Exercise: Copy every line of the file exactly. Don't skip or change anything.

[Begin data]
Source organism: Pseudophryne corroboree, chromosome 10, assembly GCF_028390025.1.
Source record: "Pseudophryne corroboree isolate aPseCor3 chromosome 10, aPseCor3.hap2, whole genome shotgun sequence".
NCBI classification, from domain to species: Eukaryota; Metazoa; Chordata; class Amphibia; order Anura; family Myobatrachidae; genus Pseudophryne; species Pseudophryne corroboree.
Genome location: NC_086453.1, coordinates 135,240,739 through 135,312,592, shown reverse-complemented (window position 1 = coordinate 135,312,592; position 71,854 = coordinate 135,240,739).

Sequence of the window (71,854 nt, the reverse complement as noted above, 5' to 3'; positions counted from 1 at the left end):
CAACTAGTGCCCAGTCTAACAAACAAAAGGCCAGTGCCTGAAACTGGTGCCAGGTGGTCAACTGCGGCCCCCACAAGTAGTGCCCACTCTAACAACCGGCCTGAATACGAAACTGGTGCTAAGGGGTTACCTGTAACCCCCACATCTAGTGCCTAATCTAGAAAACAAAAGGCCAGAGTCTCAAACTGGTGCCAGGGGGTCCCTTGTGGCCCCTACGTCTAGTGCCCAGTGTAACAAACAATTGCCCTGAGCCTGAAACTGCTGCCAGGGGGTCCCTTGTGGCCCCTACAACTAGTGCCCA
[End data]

Source organism: Pseudophryne corroboree, chromosome 10, assembly GCF_028390025.1.
Source record: "Pseudophryne corroboree isolate aPseCor3 chromosome 10, aPseCor3.hap2, whole genome shotgun sequence".
NCBI classification, from domain to species: Eukaryota; Metazoa; Chordata; class Amphibia; order Anura; family Myobatrachidae; genus Pseudophryne; species Pseudophryne corroboree.
Genome location: NC_086453.1, coordinates 135,240,739 through 135,312,592, shown reverse-complemented (window position 1 = coordinate 135,312,592; position 71,854 = coordinate 135,240,739).

Sequence of the window (71,854 nt, the reverse complement as noted above, 5' to 3'; positions counted from 1 at the left end):
CAACTAGTGCCCAGTCTAACAAACAAAAGGCCAGTGCCTGAAACTGGTGCCAGGTGGTCAACTGCGGCCCCCACAAGTAGTGCCCACTCTAACAACCGGCCTGAATACGAAACTGGTGCTAAGGGGTTACCTGTAACCCCCACATCTAGTGCCTAATCTAGAAAACAAAAGGCCAGAGTCTCAAACTGGTGCCAGGGGGTCCCTTGTGGCCCCTACGTCTAGTGCCCAGTGTAACAAACAATTGCCCTGAGCCTGAAACTGCTGCCAGGGGGTCCCTTGTGGCCCCTACAACTAGTGCCCA